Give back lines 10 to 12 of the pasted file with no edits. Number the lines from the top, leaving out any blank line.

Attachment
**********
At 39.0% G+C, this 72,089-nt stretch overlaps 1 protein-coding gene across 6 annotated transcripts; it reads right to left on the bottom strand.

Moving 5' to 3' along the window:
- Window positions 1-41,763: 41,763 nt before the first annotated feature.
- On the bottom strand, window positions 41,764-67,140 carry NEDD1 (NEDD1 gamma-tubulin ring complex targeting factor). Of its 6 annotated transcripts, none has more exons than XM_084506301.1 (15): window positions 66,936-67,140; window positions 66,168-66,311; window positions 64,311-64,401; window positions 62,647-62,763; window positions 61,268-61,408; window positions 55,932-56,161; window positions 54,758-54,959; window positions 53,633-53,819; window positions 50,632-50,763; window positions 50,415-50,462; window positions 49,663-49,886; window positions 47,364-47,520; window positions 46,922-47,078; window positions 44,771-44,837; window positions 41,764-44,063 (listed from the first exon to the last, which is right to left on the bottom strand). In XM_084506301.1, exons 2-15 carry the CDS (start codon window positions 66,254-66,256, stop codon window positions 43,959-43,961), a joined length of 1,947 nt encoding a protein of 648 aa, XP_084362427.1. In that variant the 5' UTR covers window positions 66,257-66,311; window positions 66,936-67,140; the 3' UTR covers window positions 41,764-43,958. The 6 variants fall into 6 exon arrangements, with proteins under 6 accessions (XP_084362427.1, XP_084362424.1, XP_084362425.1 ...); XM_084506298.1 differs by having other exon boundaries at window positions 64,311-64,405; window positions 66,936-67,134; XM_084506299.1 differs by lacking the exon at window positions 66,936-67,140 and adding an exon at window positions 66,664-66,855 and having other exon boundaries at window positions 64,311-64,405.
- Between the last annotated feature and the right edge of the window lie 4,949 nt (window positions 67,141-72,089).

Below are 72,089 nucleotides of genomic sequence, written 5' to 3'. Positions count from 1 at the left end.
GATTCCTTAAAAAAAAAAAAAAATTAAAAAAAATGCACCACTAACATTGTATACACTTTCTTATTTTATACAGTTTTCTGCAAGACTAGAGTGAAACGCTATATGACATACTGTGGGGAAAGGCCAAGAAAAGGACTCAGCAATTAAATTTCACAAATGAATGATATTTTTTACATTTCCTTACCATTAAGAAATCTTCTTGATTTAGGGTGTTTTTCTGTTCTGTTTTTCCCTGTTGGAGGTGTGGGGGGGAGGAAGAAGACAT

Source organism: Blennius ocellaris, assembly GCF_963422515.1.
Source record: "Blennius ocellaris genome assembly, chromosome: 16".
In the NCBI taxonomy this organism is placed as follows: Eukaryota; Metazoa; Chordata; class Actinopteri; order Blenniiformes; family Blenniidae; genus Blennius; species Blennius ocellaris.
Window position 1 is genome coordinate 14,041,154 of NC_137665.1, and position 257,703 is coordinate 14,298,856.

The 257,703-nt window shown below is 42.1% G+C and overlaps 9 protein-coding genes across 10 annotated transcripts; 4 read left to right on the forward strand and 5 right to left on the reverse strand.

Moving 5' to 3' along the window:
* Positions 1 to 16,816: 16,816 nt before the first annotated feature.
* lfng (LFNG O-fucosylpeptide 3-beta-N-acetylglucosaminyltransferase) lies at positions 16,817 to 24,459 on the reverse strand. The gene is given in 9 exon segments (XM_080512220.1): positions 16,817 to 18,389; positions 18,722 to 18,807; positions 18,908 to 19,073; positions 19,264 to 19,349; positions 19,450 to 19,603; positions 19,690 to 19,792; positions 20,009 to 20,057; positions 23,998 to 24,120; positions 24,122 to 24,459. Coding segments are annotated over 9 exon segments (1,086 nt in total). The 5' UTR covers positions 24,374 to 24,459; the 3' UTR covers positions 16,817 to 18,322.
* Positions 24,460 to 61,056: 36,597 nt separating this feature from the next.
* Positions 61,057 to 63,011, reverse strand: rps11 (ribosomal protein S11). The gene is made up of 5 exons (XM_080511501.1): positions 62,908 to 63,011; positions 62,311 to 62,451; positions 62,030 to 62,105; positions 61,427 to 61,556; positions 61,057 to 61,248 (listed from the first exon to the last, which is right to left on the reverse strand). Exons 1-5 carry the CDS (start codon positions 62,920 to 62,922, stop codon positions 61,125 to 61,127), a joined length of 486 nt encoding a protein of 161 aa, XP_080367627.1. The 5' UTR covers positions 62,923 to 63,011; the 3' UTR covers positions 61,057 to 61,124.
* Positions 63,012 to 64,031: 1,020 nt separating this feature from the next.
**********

In the NCBI taxonomy this organism is placed as follows: Eukaryota; Metazoa; Chordata; class Actinopteri; order Blenniiformes; family Blenniidae; genus Blennius; species Blennius ocellaris.
Window position 1 is genome coordinate 14,041,154 of NC_137665.1, and position 257,703 is coordinate 14,298,856.

The 257,703-nt window shown below is 42.1% G+C and overlaps 9 protein-coding genes across 10 annotated transcripts; 4 read left to right on the forward strand and 5 right to left on the reverse strand.